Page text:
Supporters of the document praised its progressive character while opponents stressed the far-reaching and unachievable nature of the constitution’s goals. Some opponents wanted to keep the 1980 version. Others said they desired a new constitution, just not this one.
In Bradford’s opinion, the members of the convention tried to take on too many topics.
“I do agree with some changes for the environment and things like that. But I think this proposal was covering way too many things and it became unreliable — people realized that,” she said.
But Bradford’s biggest concern about the new constitution was that it did not address what she sees as Chile’s main issues. Specifically, Bradford said she was concerned about danger and crime in Chile, which she attributed to a lack of control over immigration.
“I still have all my extended family members (in Chile) and I hear every day what they're suffering. And those real issues are not getting addressed,” she said.
She also opposed the idea of making the state “plurinacional,” which means recognizing the coexistence of multiple national groups within a country.
“We are a united country there. I don’t believe that we should start calling each other something different,” she said.
For Romero, identifying the country as such was one of the biggest strengths of the draft. He said it was important to recognize Indigenous nations.
“When we talk about ‘plurinacionalidad,’ we are talking about the recognition of their territory and their cultural autonomy, and that they are asking for the right to organize themselves in some way,” he said. “For me, that’s good. It's the minimum that can be offered after years of colonization — the minimum.”
Romero also applauded the draft’s inclusion of rights to healthcare and education.
“The right to health care exists in various countries, and it works well,” Romero said. “It’s the same with the right to education… The people ignore it because they simply haven’t lived (that) reality.”
Romero added that he thinks many people who voted against the new draft were influenced by misinformation campaigns about its contents. Bradford said she knew people who read the draft itself and still rejected it.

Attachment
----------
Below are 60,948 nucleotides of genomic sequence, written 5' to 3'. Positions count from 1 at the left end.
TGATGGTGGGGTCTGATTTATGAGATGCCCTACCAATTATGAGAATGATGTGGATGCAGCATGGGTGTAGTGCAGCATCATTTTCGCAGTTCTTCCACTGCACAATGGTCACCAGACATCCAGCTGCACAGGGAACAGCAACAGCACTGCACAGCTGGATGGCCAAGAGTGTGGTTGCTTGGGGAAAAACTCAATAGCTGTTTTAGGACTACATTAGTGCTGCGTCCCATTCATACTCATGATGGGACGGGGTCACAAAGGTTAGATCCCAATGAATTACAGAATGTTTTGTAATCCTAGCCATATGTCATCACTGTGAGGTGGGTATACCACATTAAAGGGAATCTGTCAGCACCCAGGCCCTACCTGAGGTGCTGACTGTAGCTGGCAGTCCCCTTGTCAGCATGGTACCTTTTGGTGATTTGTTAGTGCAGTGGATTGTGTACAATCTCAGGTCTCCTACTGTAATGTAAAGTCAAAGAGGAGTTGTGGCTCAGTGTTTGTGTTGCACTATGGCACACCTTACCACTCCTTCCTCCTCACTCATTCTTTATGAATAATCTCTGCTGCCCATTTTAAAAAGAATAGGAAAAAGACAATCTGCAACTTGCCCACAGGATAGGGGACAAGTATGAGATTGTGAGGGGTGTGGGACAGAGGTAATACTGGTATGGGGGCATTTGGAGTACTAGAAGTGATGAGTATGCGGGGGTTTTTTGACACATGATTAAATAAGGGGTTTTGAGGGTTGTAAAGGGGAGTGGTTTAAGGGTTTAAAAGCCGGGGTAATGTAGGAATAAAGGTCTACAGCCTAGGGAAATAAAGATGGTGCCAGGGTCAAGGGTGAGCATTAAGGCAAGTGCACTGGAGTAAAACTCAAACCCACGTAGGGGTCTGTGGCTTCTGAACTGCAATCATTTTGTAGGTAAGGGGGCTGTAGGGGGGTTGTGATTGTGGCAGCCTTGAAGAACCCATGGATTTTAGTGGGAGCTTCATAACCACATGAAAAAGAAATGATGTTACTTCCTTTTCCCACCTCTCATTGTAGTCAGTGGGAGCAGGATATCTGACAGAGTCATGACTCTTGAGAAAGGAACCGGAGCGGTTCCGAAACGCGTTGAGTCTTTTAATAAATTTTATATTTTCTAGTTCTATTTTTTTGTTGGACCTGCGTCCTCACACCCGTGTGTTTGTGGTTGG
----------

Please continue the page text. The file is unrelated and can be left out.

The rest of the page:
For Bradford, the new constitution was not the right move for Chile. But in Romero’s eyes, there is still hope for a new constitution in the future.
“The process isn’t over in Chile,” he said. “It’s a battle that was lost, but the people are going to continue fighting.”
Despite their differences, Romero and Bradford say they are close. Adding their parents, younger sister and extended family into the mix, they are surrounded by a wide range of political opinions.
“We tease each other, we laugh, but we know we’re not gonna change our views — and we don't want to change our views,” Bradford said. “We accept each other how we are and we love each other regardless.”
She compared their political differences to other differences she and her siblings have, such as the ways they like to relax and their tastes in music.
"You put priorities in life and family's the first priority. Love — love for your family," she said.
According to Romero, his family’s differences represent the diversity that should exist in a healthy society.
“If I expect that all my friends think exactly the same as me, it will be me (who is) the problem,” he said.
Even when an entire new constitution is on the line, he says differences are valuable.
“This is the base of a society, what society should be,” he said. “It’s a plus when you have a difference.”
Editor’s note: Some sections of this story have been translated from Spanish. Parts that remain in Spanish are designated with italics.